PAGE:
by Xue-Dong Wang, Xiao-Xing Kou, Dan-Qing He, Min-Min Zeng, Zhen Meng, Rui-Yun Bi, Yan Liu, Jie-Ni Zhang, Ye-Hua Gan, Yan-Heng Zhou
Osteoarthritis (OA) is an important subtype of temporomandibular disorders. A simple and reproducible animal model that mimics the histopathologic changes, both in the cartilage and subchondral bone, and clinical symptoms of temporomandibular joint osteoarthritis (TMJOA) would help in our understanding of its process and underlying mechanism. Objective
To explore whether injection of monosodium iodoacetate (MIA) into the upper compartment of rat TMJ could induce OA-like lesions. Methods
Female rats were injected with varied doses of MIA into the upper compartment and observed for up to 12 weeks. Histologic, radiographic, behavioral, and molecular changes in the TMJ were evaluated by light and electron microscopy, MicroCT scanning, head withdrawal threshold test, real-time PCR, immunohistochemistry, and TUNEL assay. Results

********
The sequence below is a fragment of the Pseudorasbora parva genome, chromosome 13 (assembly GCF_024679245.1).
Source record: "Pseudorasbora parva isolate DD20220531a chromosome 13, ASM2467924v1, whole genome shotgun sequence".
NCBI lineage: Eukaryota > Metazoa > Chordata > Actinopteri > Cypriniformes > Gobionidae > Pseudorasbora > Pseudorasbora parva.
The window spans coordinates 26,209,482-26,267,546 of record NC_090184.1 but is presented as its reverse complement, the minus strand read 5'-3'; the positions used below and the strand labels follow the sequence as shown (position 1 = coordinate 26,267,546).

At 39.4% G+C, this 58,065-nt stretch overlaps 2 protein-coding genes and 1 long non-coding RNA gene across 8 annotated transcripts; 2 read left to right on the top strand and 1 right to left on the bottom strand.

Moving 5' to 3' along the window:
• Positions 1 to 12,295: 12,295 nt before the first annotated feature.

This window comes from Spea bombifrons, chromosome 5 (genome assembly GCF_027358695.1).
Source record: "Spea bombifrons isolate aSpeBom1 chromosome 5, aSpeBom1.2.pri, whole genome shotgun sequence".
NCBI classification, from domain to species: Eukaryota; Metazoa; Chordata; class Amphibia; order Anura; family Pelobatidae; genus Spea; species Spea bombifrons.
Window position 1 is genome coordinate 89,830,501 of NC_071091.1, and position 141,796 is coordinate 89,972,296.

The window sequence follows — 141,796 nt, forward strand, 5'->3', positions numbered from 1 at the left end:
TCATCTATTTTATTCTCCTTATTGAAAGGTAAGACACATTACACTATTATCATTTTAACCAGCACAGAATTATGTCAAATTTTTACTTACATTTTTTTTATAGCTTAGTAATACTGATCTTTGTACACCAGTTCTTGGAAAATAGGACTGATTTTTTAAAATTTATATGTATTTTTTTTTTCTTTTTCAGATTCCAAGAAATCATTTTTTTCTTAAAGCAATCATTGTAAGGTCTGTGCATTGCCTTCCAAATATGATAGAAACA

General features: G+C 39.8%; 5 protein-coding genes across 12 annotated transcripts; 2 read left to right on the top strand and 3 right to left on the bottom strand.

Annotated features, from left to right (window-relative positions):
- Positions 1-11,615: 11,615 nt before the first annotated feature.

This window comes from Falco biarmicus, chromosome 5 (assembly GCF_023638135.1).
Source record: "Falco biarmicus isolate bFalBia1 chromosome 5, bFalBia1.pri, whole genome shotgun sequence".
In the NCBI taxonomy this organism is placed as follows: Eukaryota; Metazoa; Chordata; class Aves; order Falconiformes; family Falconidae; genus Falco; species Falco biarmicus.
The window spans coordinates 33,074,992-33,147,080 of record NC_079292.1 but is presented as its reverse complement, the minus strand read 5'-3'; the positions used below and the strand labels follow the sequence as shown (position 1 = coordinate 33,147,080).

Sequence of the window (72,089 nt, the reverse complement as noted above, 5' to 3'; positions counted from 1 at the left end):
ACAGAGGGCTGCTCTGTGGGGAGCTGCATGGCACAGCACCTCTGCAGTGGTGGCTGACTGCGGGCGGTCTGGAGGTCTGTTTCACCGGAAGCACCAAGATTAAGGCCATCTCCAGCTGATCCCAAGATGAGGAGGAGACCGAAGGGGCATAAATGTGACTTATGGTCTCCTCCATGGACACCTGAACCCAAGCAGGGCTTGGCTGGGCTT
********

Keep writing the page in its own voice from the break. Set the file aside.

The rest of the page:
The intermediate zone of the disc loosened by 1 day post-MIA injection and thinned thereafter. Injection of an MIA dose of 0.5 mg or higher induced typical OA-like lesions in the TMJ within 4 weeks. Condylar destruction presented in a time-dependent manner, including chondrocyte apoptosis in the early stages, subsequent cartilage matrix disorganization and subchondral bone erosion, fibrosis, subchondral bone sclerosis, and osteophyte formation in the late stages. Nociceptive responses increased in the early stages, corresponding to severe synovitis. Furthermore, chondrocyte apoptosis and an imbalance between anabolism and catabolism of cartilage and subchondral bone might account for the condylar destruction. Conclusions
Multi-level data demonstrated a reliable and convenient rat model of TMJOA could be induced by MIA injection into the upper compartment. The model might facilitate TMJOA related researches.